4.8 magnitude earthquake, 4.0 aftershock rattles tri-state, stuns Westchester and Hudson Valley residents

An earthquake centered in New Jersey shook people in Westchester, the Hudson Valley and all across the tri-state area this morning.

Rob Taub and Associated Press

Apr 5, 2024, 4:28 PM

Updated 45 days ago

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An earthquake centered in New Jersey shook people in Westchester, the Hudson Valley and all across the tri-state area this morning.
The USGS reported a quake at 10:23 a.m. with a preliminary magnitude of 4.8, centered near Lebanon, New Jersey, or about 45 miles west of New York City and 50 miles north of Philadelphia. U.S.G.S. figures indicated that the quake might have been felt by more than 42 million people.
Earthquakes are less common on the eastern than western edges of the U.S. because the East Coast does not lie on a boundary of tectonic plates. The biggest Eastern quakes usually occur along the mid-Atlantic Ridge, which extends through Iceland and the Atlantic Ocean.
Quakes on the East Coast can still pack a punch, as its rocks are better than their western counterparts at spreading earthquake energy across long distances.
“If we had the same magnitude quake in California, it probably wouldn’t be felt nearly as far away,” said USGS geophysicist Paul Caruso.
A 4.8-magnitude quake isn't large enough to cause damage, except for some minor effects near the epicenter, the agency posted on X.
Robert Thorson, a University of Connecticut earth sciences professor, said the quake resulted from the constant compression of the earth's hard, brittle crust in New Jersey.
“It’s like having a big block of ice in a vise, and you are just slowly cranking up the vise,” he said. Eventually, you’re going to get some crackling on it.”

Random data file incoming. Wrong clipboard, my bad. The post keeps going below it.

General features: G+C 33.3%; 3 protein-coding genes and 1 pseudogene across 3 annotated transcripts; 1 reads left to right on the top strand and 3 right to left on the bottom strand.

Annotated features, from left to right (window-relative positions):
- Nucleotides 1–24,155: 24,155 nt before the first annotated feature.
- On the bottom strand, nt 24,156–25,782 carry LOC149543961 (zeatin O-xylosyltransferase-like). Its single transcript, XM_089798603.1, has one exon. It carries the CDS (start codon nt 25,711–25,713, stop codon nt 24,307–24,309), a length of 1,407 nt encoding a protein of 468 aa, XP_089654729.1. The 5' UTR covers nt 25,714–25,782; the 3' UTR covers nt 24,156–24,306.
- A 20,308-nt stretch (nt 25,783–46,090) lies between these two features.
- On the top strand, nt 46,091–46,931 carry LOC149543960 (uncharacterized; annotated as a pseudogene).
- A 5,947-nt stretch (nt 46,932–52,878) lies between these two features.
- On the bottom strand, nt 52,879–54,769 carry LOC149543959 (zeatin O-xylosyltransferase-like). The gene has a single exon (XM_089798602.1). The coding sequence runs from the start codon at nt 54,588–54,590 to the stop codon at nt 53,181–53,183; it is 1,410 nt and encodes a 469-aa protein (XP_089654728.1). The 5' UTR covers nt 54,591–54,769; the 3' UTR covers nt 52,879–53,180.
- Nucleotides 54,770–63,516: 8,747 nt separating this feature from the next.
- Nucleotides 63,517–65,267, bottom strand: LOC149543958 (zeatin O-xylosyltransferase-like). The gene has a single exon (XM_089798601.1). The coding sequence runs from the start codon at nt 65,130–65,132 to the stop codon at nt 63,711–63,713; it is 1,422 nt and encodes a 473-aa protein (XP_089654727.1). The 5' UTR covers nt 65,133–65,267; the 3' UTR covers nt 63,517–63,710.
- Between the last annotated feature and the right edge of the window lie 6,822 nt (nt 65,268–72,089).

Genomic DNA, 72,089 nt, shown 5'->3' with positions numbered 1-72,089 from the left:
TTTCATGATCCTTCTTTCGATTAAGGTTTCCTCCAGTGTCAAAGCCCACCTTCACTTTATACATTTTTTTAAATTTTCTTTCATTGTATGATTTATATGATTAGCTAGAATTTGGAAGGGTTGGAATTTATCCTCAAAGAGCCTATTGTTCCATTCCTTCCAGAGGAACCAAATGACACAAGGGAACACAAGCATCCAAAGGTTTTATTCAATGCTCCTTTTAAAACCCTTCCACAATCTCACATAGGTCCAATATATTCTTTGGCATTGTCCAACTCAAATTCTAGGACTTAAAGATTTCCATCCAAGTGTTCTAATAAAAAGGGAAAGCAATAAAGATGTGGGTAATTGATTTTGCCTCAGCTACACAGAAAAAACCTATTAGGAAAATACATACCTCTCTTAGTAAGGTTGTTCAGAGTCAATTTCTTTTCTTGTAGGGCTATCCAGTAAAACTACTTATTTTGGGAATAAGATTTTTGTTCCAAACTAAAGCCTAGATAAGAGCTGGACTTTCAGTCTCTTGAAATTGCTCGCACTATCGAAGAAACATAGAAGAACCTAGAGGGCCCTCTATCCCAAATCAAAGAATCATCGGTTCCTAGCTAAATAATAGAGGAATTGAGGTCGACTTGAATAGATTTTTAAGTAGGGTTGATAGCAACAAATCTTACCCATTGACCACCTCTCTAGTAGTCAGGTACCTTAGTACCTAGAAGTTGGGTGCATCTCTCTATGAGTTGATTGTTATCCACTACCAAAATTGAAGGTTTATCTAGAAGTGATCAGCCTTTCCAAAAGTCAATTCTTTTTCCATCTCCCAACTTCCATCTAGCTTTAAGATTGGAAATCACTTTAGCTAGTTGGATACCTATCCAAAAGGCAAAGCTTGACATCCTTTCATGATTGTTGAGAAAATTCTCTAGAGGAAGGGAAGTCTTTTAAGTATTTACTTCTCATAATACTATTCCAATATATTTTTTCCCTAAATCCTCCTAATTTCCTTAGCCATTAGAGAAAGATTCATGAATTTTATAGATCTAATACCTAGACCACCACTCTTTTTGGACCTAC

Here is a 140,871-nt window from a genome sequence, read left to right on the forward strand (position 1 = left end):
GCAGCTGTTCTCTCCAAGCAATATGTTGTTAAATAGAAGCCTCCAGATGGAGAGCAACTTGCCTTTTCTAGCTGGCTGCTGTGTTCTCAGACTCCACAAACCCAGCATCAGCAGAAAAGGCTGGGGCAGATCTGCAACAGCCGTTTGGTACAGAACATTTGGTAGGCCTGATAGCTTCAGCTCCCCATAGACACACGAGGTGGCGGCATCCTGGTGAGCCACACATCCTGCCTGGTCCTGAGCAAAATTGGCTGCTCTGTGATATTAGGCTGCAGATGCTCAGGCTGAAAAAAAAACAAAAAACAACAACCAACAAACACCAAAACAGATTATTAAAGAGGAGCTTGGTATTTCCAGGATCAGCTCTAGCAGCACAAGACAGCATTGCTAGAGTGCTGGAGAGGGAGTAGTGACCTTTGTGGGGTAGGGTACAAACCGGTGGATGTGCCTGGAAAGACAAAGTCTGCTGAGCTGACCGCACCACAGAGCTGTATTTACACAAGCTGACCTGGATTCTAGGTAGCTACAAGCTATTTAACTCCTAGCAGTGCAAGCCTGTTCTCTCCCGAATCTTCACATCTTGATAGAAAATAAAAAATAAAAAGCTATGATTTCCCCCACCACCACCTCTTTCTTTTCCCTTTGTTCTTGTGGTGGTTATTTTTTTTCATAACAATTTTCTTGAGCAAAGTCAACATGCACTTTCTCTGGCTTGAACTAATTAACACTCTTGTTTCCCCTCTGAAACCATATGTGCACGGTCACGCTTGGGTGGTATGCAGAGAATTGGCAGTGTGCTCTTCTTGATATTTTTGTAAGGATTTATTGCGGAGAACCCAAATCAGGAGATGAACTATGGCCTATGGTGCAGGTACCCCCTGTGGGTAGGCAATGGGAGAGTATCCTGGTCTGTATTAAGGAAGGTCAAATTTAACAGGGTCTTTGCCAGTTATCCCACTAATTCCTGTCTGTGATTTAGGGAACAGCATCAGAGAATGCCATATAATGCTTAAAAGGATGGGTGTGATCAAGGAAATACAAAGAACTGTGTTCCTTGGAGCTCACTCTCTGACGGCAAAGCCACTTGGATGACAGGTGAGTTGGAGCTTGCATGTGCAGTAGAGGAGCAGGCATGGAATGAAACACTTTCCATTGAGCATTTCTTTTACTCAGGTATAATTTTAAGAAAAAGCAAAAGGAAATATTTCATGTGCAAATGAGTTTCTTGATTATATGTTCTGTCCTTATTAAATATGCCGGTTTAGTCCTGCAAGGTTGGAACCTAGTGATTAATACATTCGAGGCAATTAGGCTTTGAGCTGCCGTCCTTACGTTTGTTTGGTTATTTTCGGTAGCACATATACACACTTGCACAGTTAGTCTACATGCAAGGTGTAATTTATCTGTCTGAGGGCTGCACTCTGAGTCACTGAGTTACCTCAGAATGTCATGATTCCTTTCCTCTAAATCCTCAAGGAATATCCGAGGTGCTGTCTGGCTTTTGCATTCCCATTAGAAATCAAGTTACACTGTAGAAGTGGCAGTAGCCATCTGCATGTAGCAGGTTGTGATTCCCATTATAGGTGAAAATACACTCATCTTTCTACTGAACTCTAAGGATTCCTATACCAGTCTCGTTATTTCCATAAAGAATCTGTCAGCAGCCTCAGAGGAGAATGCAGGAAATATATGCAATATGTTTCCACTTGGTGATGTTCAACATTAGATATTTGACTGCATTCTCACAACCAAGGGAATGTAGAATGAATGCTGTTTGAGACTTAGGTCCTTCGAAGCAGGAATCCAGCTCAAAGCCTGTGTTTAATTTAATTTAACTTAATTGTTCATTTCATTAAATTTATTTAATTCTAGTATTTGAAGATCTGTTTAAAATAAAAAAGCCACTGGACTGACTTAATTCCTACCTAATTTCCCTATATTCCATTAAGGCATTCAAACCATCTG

Friday's quake was felt as far as Vermont and New Hampshire, where some residents initially figured it was snow falling off their roofs or plow trucks rumbling by.
Earthquakes with magnitudes near or above 5 struck near New York City in 1737, 1783 and 1884, the USGS said. And Friday's stirred memories of the Aug. 23, 2011, earthquake that jolted tens of millions of people from Georgia to Canada. With an epicenter in Virginia, it left cracks in the Washington Monument and rattled New Yorkers ahead of the 10th anniversary of the Sept. 11 terror attacks. Registering magnitude 5.8, it was the strongest earthquake to hit the East Coast since World War II.
Gov. Kathy Hochul said the quake was felt throughout the state, but officials had no reports of any life-threatening problems.
News 12 Westchester has a team of reporters covering the reaction from people across Westchester and the Hudson Valley.



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